The patient was resuscitated and transferred to the intensive care unit (ICU) of another tertiary hospital. She had an emergency lower segment caesarean section under general anaesthesia and a live male infant (1610 g) was delivered without complication. The neonate was transferred to the ICU for management of extreme prematurity. The cardiothoracic team then commenced repair of the aortic dissection. Intraoperative transoesophageal echo indicated the presence of simultaneous type A and type B aortic dissections (as shown in Figure 1). The decision was made to surgically repair type A dissection and to treat type B dissection conservatively (Figure 2).

Post-op the patient was transferred to the intensive care unit (ICU) in a stable condition. The next day she was found to have bilateral haemothraces and two pigtail drains were inserted. On day two she became symptomatic of acute pulmonary oedema and type 1 respiratory failure and was found to have a right upper lobe pulmonary embolus, which was treated successfully.

On day 7 post-op, the patient was transferred to the ward. Unfortunately on day 12 she developed a wound infection of the right groin which required treatment with IV antibiotics and multiple debridements in theatre. She was discharged-day 29 post-op.

Whilst on the ward, the patient was identified as having features clinically suggestive of Marfan syndrome. She had the following traits on history and physical exam [5].

2.1. Skeletal System
2.1.1. Major Criteria

(i) A reduced upper to lower segment of 0.78 (versus 0.93 normally).(ii) Arm span exceeding height, of 179 cm/164 cm, giving a ratio of 1.09 (versus a normal ratio <1.05).(iii) Arachnodactyly, with positive wrist and thumb signs.(iv) Pectus carinatum.

2.1.2. Minor Criteria

(i) Joint hypermobility high-arched palate and crowding of teeth.

2.2. Cardiovascular System
2.2.1. Major Criteria

(i) Dissection of the ascending aorta.

2.2.2. Minor Criteria

(i) Dissection of the descending thoracic aorta below the age of 50.

2.3. Ocular Findings
2.3.1. Minor Criteria

(i) Myopia.

2.4. Other Findings
2.4.1. Minor Criteria

(i) Extensive cutaneous striae distensae on her legs, back, shoulders, and abdomen.(ii) She reported bilateral inguinal hernia repairs as a child.

3. Outcome and Followup

Histology of the aortic wall (Figure 3) was suggestive of a collagen abnormality and she was referred to a clinical genetic service for further investigation. She was diagnosed with Marfan disease and genetic testing showed the presence of the FBN 1 mutation associated with the disease. The infant also carries the FBN 1 mutation. He has ongoing cardiology followup for hypertension and borderline high aortic root size but normal valves. He has mild myopia and is on the waiting list for a nephrectomy for an atrophic right kidney.

4. Discussion

This patient carried the classical appearance of Marfan syndrome which was identified in retrospect. Although the patient did not indicate during her antenatal visits that her father had passed away from an aortic dissection at the age of 27, her phenotypic appearance was classical. This experience has alerted us to the fact that it is imperative as clinicians, when providing prepregnancy care, to consider genetic conditions such as Marfan syndrome as missing such a diagnosis can lead to complications which are devastating.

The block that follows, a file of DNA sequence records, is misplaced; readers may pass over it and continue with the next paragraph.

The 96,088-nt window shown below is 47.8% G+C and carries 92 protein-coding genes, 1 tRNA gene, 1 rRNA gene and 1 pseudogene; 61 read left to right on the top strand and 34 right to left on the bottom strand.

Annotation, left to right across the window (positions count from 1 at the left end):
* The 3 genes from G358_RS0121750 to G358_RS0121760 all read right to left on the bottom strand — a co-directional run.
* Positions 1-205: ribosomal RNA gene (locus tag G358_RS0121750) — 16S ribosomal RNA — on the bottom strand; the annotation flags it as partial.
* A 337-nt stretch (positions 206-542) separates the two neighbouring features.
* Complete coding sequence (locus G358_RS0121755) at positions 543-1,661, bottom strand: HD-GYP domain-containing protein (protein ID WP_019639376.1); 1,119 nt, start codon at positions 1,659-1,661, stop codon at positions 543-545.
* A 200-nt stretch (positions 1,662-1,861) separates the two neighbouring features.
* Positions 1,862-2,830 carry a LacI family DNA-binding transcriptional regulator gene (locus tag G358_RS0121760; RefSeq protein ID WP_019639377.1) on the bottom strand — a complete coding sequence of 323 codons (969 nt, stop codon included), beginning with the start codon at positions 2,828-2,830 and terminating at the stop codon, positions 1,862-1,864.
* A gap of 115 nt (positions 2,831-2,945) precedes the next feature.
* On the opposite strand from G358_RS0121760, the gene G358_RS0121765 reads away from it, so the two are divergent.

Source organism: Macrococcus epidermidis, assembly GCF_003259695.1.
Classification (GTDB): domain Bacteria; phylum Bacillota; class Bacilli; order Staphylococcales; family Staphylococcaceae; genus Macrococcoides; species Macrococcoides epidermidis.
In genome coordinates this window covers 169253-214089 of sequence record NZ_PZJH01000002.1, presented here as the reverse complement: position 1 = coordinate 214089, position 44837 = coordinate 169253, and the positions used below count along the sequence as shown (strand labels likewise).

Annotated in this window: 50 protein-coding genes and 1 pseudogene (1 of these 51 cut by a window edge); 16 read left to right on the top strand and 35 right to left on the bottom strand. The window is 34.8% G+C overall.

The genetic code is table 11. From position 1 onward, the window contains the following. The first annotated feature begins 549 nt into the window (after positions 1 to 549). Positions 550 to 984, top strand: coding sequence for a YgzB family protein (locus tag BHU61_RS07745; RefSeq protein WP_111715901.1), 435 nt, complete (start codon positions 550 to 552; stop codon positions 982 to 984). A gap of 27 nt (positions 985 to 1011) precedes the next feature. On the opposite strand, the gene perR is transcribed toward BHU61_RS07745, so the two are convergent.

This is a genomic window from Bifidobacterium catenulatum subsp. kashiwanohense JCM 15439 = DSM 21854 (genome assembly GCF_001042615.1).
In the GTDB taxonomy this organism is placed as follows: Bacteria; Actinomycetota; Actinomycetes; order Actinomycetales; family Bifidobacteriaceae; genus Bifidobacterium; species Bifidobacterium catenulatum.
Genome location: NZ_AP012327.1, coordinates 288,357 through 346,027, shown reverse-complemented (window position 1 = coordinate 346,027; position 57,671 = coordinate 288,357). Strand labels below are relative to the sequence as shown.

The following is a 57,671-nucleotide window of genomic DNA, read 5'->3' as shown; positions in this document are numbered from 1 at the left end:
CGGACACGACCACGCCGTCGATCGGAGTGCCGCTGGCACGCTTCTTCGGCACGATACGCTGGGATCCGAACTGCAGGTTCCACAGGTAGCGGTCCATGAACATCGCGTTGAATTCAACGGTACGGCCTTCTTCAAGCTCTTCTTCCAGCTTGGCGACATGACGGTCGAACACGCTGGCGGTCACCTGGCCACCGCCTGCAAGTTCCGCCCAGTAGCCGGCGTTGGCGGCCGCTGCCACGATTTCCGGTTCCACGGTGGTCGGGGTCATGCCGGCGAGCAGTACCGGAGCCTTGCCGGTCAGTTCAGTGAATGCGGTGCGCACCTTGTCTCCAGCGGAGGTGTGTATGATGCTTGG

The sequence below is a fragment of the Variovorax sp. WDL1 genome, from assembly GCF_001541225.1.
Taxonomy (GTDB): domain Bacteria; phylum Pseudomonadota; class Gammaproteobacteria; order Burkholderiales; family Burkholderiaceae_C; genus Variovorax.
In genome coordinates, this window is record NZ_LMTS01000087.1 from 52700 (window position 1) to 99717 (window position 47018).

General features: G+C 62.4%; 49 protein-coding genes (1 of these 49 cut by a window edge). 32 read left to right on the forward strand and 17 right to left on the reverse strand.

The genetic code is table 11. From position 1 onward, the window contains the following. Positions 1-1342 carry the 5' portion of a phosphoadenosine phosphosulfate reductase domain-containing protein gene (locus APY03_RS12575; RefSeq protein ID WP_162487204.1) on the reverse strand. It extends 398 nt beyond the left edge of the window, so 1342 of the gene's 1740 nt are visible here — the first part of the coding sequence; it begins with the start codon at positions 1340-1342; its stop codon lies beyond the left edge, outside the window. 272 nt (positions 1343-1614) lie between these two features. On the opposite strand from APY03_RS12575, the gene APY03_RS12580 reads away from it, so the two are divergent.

In cases where Marfan syndrome is diagnosed prior to pregnancy, appropriate preconception counselling can take place. Preconception counselling should draw attention to the risk of pregnancy in both the mother and child. Women with Marfan syndrome should be evaluated for cardiovascular abnormalities before pregnancy. Complications occur more commonly in patients with aortic root dilation > 40 mm or rapid progression of the dilation or previous dissection. In most cases, aortic dissection has occurred in women in the third decade of life, therefore it is advisable to plan pregnancy at a younger age. If indicated, elective surgical repair of an enlarged aortic root should be done prepartum as it can be performed with low morbidity and mortality [6].

In instances where the diagnosis is made during pregnancy, low-risk women should have echocardiographic evaluation of the size of the aorta each trimester and prior to delivery. Beta blockers are the mainstay of medical treatment as they have been shown to slow the growth of the aortic root. As beta blockers are category C, they should be used only when the potential benefit outweighs the risk to the fetus. Selective beta blockers such as metoprolol are the preferred choice [7]. Vaginal delivery can be safely performed in these women however in order to reduce the stress of labour, epidural anaesthesia and vacuum or forceps delivery to shorten the second stage are recommended. In high-risk women (aortic root diameter > 40 mm, progressive dilation during pregnancy or previous dissection) elective caesarean section is the preferred mode of delivery [4].